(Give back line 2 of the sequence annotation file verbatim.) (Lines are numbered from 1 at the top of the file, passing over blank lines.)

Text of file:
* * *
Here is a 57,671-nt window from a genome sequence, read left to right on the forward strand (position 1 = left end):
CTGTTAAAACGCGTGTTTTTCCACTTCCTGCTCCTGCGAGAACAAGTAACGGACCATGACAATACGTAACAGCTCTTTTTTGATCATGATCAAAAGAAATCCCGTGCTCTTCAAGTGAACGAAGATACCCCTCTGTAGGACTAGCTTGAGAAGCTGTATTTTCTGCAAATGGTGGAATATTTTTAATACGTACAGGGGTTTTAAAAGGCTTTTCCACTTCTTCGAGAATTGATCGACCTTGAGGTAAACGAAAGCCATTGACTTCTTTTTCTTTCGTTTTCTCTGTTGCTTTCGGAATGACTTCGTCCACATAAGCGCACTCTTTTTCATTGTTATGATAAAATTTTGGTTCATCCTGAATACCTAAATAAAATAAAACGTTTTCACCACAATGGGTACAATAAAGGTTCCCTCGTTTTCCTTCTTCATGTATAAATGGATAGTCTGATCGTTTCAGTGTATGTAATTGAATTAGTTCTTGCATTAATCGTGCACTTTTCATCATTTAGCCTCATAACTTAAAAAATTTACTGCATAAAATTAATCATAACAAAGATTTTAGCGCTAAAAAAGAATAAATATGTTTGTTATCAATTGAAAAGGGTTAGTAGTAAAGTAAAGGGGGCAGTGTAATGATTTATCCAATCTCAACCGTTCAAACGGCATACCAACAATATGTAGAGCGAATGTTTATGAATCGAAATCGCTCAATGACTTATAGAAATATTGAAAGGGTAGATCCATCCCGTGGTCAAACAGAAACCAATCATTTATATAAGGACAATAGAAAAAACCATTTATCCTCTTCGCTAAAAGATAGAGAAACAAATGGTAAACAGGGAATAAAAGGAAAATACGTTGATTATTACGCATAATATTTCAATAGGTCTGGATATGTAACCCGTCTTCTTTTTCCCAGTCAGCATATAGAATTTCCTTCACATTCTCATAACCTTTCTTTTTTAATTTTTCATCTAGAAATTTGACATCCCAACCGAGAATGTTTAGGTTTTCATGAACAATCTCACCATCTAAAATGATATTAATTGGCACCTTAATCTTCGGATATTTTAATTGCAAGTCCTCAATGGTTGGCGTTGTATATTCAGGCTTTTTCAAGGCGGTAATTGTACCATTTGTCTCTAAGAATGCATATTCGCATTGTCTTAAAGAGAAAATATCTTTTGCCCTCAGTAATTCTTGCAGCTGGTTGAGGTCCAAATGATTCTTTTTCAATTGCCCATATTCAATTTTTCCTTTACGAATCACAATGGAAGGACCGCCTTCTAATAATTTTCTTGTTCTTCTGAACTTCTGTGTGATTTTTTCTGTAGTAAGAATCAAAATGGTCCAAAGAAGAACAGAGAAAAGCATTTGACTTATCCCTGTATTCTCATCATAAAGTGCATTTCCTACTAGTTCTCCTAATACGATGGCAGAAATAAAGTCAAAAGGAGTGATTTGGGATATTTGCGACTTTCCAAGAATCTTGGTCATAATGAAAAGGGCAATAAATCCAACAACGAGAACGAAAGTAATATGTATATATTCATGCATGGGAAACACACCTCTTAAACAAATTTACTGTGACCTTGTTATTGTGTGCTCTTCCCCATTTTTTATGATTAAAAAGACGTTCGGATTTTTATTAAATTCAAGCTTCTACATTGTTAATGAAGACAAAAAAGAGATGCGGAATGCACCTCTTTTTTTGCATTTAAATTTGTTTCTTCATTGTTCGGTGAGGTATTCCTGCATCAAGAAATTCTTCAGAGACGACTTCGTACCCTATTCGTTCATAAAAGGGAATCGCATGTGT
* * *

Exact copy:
CTGTTAAAACGCGTGTTTTTCCACTTCCTGCTCCTGCGAGAACAAGTAACGGACCATGACAATACGTAACAGCTCTTTTTTGATCATGATCAAAAGAAATCCCGTGCTCTTCAAGTGAACGAAGATACCCCTCTGTAGGACTAGCTTGAGAAGCTGTATTTTCTGCAAATGGTGGAATATTTTTAATACGTACAGGGGTTTTAAAAGGCTTTTCCACTTCTTCGAGAATTGATCGACCTTGAGGTAAACGAAAGCCATTGACTTCTTTTTCTTTCGTTTTCTCTGTTGCTTTCGGAATGACTTCGTCCACATAAGCGCACTCTTTTTCATTGTTATGATAAAATTTTGGTTCATCCTGAATACCTAAATAAAATAAAACGTTTTCACCACAATGGGTACAATAAAGGTTCCCTCGTTTTCCTTCTTCATGTATAAATGGATAGTCTGATCGTTTCAGTGTATGTAATTGAATTAGTTCTTGCATTAATCGTGCACTTTTCATCATTTAGCCTCATAACTTAAAAAATTTACTGCATAAAATTAATCATAACAAAGATTTTAGCGCTAAAAAAGAATAAATATGTTTGTTATCAATTGAAAAGGGTTAGTAGTAAAGTAAAGGGGGCAGTGTAATGATTTATCCAATCTCAACCGTTCAAACGGCATACCAACAATATGTAGAGCGAATGTTTATGAATCGAAATCGCTCAATGACTTATAGAAATATTGAAAGGGTAGATCCATCCCGTGGTCAAACAGAAACCAATCATTTATATAAGGACAATAGAAAAAACCATTTATCCTCTTCGCTAAAAGATAGAGAAACAAATGGTAAACAGGGAATAAAAGGAAAATACGTTGATTATTACGCATAATATTTCAATAGGTCTGGATATGTAACCCGTCTTCTTTTTCCCAGTCAGCATATAGAATTTCCTTCACATTCTCATAACCTTTCTTTTTTAATTTTTCATCTAGAAATTTGACATCCCAACCGAGAATGTTTAGGTTTTCATGAACAATCTCACCATCTAAAATGATATTAATTGGCACCTTAATCTTCGGATATTTTAATTGCAAGTCCTCAATGGTTGGCGTTGTATATTCAGGCTTTTTCAAGGCGGTAATTGTACCATTTGTCTCTAAGAATGCATATTCGCATTGTCTTAAAGAGAAAATATCTTTTGCCCTCAGTAATTCTTGCAGCTGGTTGAGGTCCAAATGATTCTTTTTCAATTGCCCATATTCAATTTTTCCTTTACGAATCACAATGGAAGGACCGCCTTCTAATAATTTTCTTGTTCTTCTGAACTTCTGTGTGATTTTTTCTGTAGTAAGAATCAAAATGGTCCAAAGAAGAACAGAGAAAAGCATTTGACTTATCCCTGTATTCTCATCATAAAGTGCATTTCCTACTAGTTCTCCTAATACGATGGCAGAAATAAAGTCAAAAGGAGTGATTTGGGATATTTGCGACTTTCCAAGAATCTTGGTCATAATGAAAAGGGCAATAAATCCAACAACGAGAACGAAAGTAATATGTATATATTCATGCATGGGAAACACACCTCTTAAACAAATTTACTGTGACCTTGTTATTGTGTGCTCTTCCCCATTTTTTATGATTAAAAAGACGTTCGGATTTTTATTAAATTCAAGCTTCTACATTGTTAATGAAGACAAAAAAGAGATGCGGAATGCACCTCTTTTTTTGCATTTAAATTTGTTTCTTCATTGTTCGGTGAGGTATTCCTGCATCAAGAAATTCTTCAGAGACGACTTCGTACCCTATTCGTTCATAAAAGGGAATCGCATGTGT